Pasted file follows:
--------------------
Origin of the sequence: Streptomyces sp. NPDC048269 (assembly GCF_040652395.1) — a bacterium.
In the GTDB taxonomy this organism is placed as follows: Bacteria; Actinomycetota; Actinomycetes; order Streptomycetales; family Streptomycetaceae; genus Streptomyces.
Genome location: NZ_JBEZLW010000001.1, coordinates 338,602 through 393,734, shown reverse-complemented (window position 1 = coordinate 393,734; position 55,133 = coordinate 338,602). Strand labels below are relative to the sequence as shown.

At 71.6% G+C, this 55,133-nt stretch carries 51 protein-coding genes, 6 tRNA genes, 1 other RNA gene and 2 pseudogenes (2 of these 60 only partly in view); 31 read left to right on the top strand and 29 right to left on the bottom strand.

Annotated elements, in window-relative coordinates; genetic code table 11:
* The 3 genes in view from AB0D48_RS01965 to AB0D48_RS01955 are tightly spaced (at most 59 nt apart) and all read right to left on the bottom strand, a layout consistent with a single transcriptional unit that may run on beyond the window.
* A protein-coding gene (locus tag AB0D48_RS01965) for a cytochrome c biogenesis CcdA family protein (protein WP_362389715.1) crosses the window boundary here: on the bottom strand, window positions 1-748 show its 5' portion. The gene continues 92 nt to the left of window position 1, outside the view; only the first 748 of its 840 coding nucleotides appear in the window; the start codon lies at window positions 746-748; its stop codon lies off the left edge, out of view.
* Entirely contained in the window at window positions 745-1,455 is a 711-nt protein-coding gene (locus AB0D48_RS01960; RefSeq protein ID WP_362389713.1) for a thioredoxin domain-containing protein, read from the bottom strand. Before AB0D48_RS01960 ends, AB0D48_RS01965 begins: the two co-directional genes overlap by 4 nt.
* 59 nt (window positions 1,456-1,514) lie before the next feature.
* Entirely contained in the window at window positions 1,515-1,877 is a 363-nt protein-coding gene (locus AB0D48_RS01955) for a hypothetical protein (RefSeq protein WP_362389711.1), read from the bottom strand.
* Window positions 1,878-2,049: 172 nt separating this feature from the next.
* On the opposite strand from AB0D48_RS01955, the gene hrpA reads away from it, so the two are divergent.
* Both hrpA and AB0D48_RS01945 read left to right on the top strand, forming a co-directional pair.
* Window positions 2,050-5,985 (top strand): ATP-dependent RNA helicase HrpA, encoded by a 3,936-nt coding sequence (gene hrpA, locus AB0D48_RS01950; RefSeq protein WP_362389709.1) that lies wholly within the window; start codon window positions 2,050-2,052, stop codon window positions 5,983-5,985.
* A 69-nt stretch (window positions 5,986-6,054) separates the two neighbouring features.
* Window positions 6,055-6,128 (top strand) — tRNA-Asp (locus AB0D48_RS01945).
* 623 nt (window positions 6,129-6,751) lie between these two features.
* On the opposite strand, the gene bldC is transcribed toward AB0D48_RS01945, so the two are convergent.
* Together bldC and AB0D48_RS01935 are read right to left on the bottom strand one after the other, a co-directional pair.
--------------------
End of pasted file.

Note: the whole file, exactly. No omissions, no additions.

Origin of the sequence: Streptomyces sp. NPDC048269 (assembly GCF_040652395.1) — a bacterium.
In the GTDB taxonomy this organism is placed as follows: Bacteria; Actinomycetota; Actinomycetes; order Streptomycetales; family Streptomycetaceae; genus Streptomyces.
Genome location: NZ_JBEZLW010000001.1, coordinates 338,602 through 393,734, shown reverse-complemented (window position 1 = coordinate 393,734; position 55,133 = coordinate 338,602). Strand labels below are relative to the sequence as shown.

At 71.6% G+C, this 55,133-nt stretch carries 51 protein-coding genes, 6 tRNA genes, 1 other RNA gene and 2 pseudogenes (2 of these 60 only partly in view); 31 read left to right on the top strand and 29 right to left on the bottom strand.

Annotated elements, in window-relative coordinates; genetic code table 11:
* The 3 genes in view from AB0D48_RS01965 to AB0D48_RS01955 are tightly spaced (at most 59 nt apart) and all read right to left on the bottom strand, a layout consistent with a single transcriptional unit that may run on beyond the window.
* A protein-coding gene (locus tag AB0D48_RS01965) for a cytochrome c biogenesis CcdA family protein (protein WP_362389715.1) crosses the window boundary here: on the bottom strand, window positions 1-748 show its 5' portion. The gene continues 92 nt to the left of window position 1, outside the view; only the first 748 of its 840 coding nucleotides appear in the window; the start codon lies at window positions 746-748; its stop codon lies off the left edge, out of view.
* Entirely contained in the window at window positions 745-1,455 is a 711-nt protein-coding gene (locus AB0D48_RS01960; RefSeq protein ID WP_362389713.1) for a thioredoxin domain-containing protein, read from the bottom strand. Before AB0D48_RS01960 ends, AB0D48_RS01965 begins: the two co-directional genes overlap by 4 nt.
* 59 nt (window positions 1,456-1,514) lie before the next feature.
* Entirely contained in the window at window positions 1,515-1,877 is a 363-nt protein-coding gene (locus AB0D48_RS01955) for a hypothetical protein (RefSeq protein WP_362389711.1), read from the bottom strand.
* Window positions 1,878-2,049: 172 nt separating this feature from the next.
* On the opposite strand from AB0D48_RS01955, the gene hrpA reads away from it, so the two are divergent.
* Both hrpA and AB0D48_RS01945 read left to right on the top strand, forming a co-directional pair.
* Window positions 2,050-5,985 (top strand): ATP-dependent RNA helicase HrpA, encoded by a 3,936-nt coding sequence (gene hrpA, locus AB0D48_RS01950; RefSeq protein WP_362389709.1) that lies wholly within the window; start codon window positions 2,050-2,052, stop codon window positions 5,983-5,985.
* A 69-nt stretch (window positions 5,986-6,054) separates the two neighbouring features.
* Window positions 6,055-6,128 (top strand) — tRNA-Asp (locus AB0D48_RS01945).
* 623 nt (window positions 6,129-6,751) lie between these two features.
* On the opposite strand, the gene bldC is transcribed toward AB0D48_RS01945, so the two are convergent.
* Together bldC and AB0D48_RS01935 are read right to left on the bottom strand one after the other, a co-directional pair.